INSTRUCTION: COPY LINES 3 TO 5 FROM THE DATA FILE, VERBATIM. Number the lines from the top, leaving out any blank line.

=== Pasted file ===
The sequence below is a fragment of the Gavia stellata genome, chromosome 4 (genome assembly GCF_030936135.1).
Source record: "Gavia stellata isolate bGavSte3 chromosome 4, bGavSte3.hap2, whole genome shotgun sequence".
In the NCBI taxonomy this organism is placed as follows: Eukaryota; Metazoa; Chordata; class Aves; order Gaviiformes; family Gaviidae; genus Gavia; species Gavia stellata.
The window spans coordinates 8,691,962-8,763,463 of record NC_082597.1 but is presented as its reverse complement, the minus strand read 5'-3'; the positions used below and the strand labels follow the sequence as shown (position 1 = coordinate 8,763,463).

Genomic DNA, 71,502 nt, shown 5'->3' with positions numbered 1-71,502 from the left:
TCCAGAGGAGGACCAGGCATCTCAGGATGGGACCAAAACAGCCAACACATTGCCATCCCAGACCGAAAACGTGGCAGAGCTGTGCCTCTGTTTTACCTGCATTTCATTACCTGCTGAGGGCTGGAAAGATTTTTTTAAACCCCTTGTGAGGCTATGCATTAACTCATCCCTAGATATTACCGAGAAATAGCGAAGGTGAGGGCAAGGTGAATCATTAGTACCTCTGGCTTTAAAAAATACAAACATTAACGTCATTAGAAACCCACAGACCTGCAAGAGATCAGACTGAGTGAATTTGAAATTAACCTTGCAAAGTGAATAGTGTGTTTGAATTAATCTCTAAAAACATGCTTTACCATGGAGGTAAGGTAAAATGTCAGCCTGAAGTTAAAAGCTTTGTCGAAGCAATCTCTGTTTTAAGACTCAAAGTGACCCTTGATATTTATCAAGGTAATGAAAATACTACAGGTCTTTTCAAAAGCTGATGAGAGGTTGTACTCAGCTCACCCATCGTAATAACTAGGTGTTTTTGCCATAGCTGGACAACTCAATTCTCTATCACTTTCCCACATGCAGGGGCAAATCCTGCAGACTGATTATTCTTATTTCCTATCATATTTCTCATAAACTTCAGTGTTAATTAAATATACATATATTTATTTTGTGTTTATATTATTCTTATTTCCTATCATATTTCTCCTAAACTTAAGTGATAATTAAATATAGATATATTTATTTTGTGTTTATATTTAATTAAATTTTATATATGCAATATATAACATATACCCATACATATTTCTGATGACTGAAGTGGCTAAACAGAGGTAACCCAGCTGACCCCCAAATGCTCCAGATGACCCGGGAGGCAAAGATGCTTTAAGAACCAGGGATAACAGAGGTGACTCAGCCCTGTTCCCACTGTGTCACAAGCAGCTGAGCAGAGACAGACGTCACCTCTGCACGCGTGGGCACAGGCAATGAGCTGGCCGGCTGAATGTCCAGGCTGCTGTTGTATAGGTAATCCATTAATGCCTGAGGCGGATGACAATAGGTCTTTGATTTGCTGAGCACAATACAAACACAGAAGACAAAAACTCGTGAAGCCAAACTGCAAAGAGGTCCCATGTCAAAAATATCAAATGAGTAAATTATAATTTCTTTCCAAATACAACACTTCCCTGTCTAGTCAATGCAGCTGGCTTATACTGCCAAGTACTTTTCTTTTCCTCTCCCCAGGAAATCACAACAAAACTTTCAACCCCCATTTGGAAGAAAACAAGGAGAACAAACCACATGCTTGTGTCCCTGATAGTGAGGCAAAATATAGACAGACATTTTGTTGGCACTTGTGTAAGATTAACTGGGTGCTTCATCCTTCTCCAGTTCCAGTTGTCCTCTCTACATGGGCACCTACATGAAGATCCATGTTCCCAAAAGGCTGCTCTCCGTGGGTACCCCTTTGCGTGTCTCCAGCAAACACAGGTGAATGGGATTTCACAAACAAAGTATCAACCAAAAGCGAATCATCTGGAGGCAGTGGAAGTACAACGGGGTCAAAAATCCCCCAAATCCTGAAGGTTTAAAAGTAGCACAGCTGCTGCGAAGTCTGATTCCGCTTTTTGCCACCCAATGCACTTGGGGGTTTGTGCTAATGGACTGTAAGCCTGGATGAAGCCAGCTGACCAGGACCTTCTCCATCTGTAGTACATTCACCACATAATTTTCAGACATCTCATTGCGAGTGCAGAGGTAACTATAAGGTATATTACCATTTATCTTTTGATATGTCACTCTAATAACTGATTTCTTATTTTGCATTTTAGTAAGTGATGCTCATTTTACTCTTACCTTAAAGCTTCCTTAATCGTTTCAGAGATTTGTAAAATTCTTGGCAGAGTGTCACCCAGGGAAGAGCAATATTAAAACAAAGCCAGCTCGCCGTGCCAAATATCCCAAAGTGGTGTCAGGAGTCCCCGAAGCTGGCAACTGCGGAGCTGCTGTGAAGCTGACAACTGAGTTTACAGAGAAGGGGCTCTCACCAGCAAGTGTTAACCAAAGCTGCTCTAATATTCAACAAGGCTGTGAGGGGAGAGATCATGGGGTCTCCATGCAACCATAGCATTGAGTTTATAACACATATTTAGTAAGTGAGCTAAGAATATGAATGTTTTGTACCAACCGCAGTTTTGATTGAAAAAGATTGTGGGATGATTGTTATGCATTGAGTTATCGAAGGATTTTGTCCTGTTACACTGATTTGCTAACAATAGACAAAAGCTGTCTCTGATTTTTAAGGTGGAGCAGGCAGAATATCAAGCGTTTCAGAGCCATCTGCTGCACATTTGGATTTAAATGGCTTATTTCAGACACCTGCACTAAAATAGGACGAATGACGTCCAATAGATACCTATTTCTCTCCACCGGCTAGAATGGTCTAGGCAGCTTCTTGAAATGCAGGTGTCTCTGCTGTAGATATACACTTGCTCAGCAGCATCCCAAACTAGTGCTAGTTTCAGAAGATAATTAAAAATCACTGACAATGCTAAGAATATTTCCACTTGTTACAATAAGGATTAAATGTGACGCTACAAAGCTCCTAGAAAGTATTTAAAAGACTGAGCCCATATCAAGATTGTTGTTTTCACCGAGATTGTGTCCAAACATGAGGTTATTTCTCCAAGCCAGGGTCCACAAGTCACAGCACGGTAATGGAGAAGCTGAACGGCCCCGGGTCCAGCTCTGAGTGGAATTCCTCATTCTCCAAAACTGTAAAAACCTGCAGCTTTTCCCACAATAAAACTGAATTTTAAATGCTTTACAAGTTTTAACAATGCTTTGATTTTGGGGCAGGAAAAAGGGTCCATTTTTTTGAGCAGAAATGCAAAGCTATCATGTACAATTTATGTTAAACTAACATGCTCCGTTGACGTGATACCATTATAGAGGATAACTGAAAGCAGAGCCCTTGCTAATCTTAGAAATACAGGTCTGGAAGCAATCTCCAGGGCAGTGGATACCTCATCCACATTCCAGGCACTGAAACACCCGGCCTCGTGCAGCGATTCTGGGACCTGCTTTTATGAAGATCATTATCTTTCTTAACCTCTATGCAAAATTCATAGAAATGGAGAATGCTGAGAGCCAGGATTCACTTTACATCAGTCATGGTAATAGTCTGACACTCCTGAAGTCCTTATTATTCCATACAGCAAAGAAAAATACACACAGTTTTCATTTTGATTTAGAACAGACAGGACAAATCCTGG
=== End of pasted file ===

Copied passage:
In the NCBI taxonomy this organism is placed as follows: Eukaryota; Metazoa; Chordata; class Aves; order Gaviiformes; family Gaviidae; genus Gavia; species Gavia stellata.
The window spans coordinates 8,691,962-8,763,463 of record NC_082597.1 but is presented as its reverse complement, the minus strand read 5'-3'; the positions used below and the strand labels follow the sequence as shown (position 1 = coordinate 8,763,463).

Genomic DNA, 71,502 nt, shown 5'->3' with positions numbered 1-71,502 from the left: